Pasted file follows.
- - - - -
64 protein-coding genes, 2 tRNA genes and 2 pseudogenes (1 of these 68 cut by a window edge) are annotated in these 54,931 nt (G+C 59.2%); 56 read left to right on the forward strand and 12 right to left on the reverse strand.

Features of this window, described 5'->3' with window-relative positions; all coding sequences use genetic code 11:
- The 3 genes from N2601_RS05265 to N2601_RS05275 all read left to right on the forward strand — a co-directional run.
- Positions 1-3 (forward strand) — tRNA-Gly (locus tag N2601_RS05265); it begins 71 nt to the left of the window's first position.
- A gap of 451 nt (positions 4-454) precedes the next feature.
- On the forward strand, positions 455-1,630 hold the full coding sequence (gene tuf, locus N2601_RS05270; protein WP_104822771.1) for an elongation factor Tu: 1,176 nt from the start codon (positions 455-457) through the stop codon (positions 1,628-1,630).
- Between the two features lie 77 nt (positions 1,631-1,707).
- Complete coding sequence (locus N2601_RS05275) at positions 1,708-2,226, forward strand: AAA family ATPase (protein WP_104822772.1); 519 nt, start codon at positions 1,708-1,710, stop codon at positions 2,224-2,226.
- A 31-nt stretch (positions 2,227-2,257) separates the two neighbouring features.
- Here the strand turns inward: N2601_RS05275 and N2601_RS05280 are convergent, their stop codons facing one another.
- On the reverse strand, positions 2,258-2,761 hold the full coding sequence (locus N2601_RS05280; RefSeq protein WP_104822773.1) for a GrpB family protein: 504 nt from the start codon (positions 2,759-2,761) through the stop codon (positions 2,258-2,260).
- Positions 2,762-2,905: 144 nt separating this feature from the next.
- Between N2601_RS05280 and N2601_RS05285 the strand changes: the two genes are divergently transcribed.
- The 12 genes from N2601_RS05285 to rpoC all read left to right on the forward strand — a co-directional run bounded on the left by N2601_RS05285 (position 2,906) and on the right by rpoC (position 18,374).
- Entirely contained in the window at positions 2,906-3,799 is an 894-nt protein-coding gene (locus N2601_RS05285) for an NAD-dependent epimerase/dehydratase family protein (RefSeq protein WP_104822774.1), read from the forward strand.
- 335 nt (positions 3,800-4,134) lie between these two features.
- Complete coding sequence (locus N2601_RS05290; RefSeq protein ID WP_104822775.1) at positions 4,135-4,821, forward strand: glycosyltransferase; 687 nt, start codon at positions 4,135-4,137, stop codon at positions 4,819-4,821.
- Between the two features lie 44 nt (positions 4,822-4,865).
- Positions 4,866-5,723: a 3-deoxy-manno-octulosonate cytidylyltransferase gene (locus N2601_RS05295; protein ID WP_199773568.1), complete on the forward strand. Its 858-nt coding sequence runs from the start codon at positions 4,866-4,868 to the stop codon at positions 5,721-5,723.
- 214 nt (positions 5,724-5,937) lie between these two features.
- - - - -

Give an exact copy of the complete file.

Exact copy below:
64 protein-coding genes, 2 tRNA genes and 2 pseudogenes (1 of these 68 cut by a window edge) are annotated in these 54,931 nt (G+C 59.2%); 56 read left to right on the forward strand and 12 right to left on the reverse strand.

Features of this window, described 5'->3' with window-relative positions; all coding sequences use genetic code 11:
- The 3 genes from N2601_RS05265 to N2601_RS05275 all read left to right on the forward strand — a co-directional run.
- Positions 1-3 (forward strand) — tRNA-Gly (locus tag N2601_RS05265); it begins 71 nt to the left of the window's first position.
- A gap of 451 nt (positions 4-454) precedes the next feature.
- On the forward strand, positions 455-1,630 hold the full coding sequence (gene tuf, locus N2601_RS05270; protein WP_104822771.1) for an elongation factor Tu: 1,176 nt from the start codon (positions 455-457) through the stop codon (positions 1,628-1,630).
- Between the two features lie 77 nt (positions 1,631-1,707).
- Complete coding sequence (locus N2601_RS05275) at positions 1,708-2,226, forward strand: AAA family ATPase (protein WP_104822772.1); 519 nt, start codon at positions 1,708-1,710, stop codon at positions 2,224-2,226.
- A 31-nt stretch (positions 2,227-2,257) separates the two neighbouring features.
- Here the strand turns inward: N2601_RS05275 and N2601_RS05280 are convergent, their stop codons facing one another.
- On the reverse strand, positions 2,258-2,761 hold the full coding sequence (locus N2601_RS05280; RefSeq protein WP_104822773.1) for a GrpB family protein: 504 nt from the start codon (positions 2,759-2,761) through the stop codon (positions 2,258-2,260).
- Positions 2,762-2,905: 144 nt separating this feature from the next.
- Between N2601_RS05280 and N2601_RS05285 the strand changes: the two genes are divergently transcribed.
- The 12 genes from N2601_RS05285 to rpoC all read left to right on the forward strand — a co-directional run bounded on the left by N2601_RS05285 (position 2,906) and on the right by rpoC (position 18,374).
- Entirely contained in the window at positions 2,906-3,799 is an 894-nt protein-coding gene (locus N2601_RS05285) for an NAD-dependent epimerase/dehydratase family protein (RefSeq protein WP_104822774.1), read from the forward strand.
- 335 nt (positions 3,800-4,134) lie between these two features.
- Complete coding sequence (locus N2601_RS05290; RefSeq protein ID WP_104822775.1) at positions 4,135-4,821, forward strand: glycosyltransferase; 687 nt, start codon at positions 4,135-4,137, stop codon at positions 4,819-4,821.
- Between the two features lie 44 nt (positions 4,822-4,865).
- Positions 4,866-5,723: a 3-deoxy-manno-octulosonate cytidylyltransferase gene (locus N2601_RS05295; protein ID WP_199773568.1), complete on the forward strand. Its 858-nt coding sequence runs from the start codon at positions 4,866-4,868 to the stop codon at positions 5,721-5,723.
- 214 nt (positions 5,724-5,937) lie between these two features.